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Nasal Mucus in Infants

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Nasal Mucus in Infants
Mucus may build up in your baby's nose. Photo Credit: moodboard/moodboard/Getty Images

Mucus lines the inside of the nasal passages, preventing germs and infection from entering your baby's nose. But when your infant is sick, a build-up of mucus in her nasal passages might make breathing and sleeping uncomfortable. If your baby is younger than 3-months-old, call the doctor if you notice any signs of nasal congestion. For older babies, mucus buildup due to a cold or the flu will usually go away within a week.

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A stuffy nose is caused by inflamed blood vessels in the nose, an accumulation of extra mucus in the sinuses due to an infection, or both symptoms combined. Usually, nasal congestion is caused by the common cold or the flu. Rarely, nasal congestion is caused by a more serious medical condition, like allergies, pneumonia, bronchitis or croup. When a virus or bacteria enter the body, extra mucus is created to flush out the disease, dissipating when the intruding germs are gone.

Home Remedies

Natural home remedies help your infant breathe more comfortably without the use of medication. Running a humidifier in your child's room while she sleeps thins out the mucus in the nasal passages, making breathing easier.

Because your infant is unable to blow her nose by herself, use a rubber bulb syringe to carefully suck the mucus out of her nose. Press on the bulb of the syringe and place the tip 1/4 inch into the right nostril. Release the bulb to suck the mucus into the syringe, then remove the syringe. Press the bulb over the sink to remove the mucus, then continue with the other nostril. Use the syringe as needed to remove excess congestion.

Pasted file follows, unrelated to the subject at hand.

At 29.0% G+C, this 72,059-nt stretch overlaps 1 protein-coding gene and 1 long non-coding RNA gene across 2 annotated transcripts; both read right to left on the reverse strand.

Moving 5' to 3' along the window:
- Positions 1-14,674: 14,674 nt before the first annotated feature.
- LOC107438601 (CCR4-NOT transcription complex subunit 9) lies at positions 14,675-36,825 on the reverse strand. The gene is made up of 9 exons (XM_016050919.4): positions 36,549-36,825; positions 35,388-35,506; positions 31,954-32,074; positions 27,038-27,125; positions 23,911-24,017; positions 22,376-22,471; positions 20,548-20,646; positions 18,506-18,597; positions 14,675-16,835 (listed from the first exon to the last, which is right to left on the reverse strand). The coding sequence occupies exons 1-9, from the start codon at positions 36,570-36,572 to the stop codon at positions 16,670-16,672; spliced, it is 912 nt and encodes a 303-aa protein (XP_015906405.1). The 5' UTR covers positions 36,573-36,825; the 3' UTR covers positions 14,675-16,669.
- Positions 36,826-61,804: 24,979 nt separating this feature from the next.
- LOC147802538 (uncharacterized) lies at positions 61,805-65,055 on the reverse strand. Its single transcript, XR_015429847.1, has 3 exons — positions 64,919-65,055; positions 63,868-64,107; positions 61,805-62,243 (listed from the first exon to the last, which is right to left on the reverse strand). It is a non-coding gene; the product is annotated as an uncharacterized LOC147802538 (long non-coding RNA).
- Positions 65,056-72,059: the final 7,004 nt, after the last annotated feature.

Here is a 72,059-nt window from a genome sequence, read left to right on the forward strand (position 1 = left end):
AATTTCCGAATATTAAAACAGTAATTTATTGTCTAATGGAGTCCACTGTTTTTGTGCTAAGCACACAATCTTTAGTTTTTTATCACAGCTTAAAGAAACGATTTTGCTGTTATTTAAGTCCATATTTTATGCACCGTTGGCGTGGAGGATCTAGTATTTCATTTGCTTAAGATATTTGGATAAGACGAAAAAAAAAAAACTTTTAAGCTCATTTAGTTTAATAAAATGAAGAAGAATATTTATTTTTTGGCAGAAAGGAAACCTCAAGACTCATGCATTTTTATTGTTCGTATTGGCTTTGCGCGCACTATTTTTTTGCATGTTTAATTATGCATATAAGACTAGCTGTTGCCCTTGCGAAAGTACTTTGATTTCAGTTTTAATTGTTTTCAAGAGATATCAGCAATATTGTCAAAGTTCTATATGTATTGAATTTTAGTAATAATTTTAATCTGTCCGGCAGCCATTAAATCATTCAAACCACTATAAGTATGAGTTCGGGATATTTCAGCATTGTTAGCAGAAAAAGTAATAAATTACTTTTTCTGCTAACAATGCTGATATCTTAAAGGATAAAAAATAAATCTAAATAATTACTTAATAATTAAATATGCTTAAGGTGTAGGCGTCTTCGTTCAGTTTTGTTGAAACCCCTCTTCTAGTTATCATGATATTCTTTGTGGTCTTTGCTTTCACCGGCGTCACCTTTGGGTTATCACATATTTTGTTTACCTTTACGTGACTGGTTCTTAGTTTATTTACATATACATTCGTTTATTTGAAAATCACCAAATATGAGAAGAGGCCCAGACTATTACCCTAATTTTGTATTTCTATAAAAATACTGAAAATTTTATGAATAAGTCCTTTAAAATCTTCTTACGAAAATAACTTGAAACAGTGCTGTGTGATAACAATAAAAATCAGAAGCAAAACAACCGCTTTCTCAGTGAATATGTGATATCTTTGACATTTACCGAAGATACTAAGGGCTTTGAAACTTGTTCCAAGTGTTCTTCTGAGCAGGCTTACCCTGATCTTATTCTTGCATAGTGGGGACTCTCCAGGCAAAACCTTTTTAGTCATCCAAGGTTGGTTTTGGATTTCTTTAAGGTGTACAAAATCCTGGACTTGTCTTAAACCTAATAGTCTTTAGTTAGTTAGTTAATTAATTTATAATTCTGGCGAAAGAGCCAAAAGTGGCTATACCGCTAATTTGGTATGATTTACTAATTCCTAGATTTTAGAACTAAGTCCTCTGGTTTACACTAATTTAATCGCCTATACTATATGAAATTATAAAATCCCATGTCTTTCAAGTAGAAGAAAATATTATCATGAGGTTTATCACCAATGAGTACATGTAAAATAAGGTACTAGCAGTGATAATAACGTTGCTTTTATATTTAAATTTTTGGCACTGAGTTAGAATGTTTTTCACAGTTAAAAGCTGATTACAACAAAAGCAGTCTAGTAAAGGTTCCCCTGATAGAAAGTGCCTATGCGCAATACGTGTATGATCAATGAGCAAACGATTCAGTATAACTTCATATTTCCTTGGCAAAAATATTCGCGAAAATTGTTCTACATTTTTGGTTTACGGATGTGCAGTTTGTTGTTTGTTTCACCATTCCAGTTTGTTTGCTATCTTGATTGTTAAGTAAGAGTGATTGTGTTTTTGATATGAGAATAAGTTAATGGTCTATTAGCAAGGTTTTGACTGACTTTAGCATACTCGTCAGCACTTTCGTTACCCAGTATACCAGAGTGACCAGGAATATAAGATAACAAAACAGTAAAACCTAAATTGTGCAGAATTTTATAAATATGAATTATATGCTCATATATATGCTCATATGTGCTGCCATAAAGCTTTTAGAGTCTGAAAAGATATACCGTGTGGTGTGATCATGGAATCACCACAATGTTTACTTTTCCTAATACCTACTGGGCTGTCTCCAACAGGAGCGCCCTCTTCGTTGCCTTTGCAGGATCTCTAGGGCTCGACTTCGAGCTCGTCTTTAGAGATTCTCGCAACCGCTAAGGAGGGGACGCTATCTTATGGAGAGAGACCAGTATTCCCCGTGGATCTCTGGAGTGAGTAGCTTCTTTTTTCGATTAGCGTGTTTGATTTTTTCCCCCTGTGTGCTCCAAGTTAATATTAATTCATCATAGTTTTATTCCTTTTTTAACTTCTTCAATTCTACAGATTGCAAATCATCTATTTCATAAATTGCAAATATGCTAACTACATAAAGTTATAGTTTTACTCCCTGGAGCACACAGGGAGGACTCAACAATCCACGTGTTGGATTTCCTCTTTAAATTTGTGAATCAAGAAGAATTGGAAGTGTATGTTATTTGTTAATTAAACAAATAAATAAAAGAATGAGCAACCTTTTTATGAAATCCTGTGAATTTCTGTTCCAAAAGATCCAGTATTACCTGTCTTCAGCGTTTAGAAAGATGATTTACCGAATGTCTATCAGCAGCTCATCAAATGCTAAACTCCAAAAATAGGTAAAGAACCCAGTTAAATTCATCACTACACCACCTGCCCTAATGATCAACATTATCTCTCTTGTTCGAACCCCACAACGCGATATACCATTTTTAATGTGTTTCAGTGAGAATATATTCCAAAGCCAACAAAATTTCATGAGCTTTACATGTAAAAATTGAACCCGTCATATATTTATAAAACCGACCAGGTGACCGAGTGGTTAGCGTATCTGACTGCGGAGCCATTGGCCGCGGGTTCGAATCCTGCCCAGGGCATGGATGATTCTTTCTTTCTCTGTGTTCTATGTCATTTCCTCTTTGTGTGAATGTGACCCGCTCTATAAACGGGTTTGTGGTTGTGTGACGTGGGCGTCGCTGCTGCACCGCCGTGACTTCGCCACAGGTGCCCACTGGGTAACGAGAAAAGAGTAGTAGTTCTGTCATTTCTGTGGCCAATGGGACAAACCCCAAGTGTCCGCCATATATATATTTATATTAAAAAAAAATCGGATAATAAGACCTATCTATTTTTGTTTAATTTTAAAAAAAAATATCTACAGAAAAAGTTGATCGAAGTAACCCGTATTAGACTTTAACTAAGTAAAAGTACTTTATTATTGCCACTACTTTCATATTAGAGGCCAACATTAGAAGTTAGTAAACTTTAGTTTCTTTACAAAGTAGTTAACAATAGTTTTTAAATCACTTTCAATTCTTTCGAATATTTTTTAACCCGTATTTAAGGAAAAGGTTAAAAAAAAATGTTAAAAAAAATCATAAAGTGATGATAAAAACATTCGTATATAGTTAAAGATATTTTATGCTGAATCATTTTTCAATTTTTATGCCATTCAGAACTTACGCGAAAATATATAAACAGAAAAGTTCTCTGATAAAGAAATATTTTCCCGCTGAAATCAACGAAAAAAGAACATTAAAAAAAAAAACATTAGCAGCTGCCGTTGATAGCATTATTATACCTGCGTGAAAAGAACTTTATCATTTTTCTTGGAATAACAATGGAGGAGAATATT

Over-the-Counter and Prescription Care

Over-the-counter cough medicines are not approved for infants. If your baby has a fever, her pediatrician might prescribe a prescription fever reducer. If nasal congestion is caused by a bacterial infection like bronchitis or pneumonia, your baby's pediatrician might prescribe an antibiotic to eliminate her symptoms quickly.

If your child has a fever that accompanies her nasal congestion, her pediatrician may recommend a dose of over-the-counter infant acetaminophen to reduce the fever. Give your child the medicine exactly as described on the directions on the label, or as recommended by your baby's pediatrician.


Congested nasal passages might make it difficult for your infant to drink from a bottle, and when your infant is dehydrated, her illness will take even longer to heal. If your infant's fever is over 102 degrees Fahrenheit, or she has red eyes, green mucus or appears to have ear pain, call her pediatrician as soon as possible. If your infant coughs up bloody mucus, is unable to breathe, has blue lips, coughs uncontrollably or refuses to drink fluids, see her pediatrician immediately or go to the emergency room.

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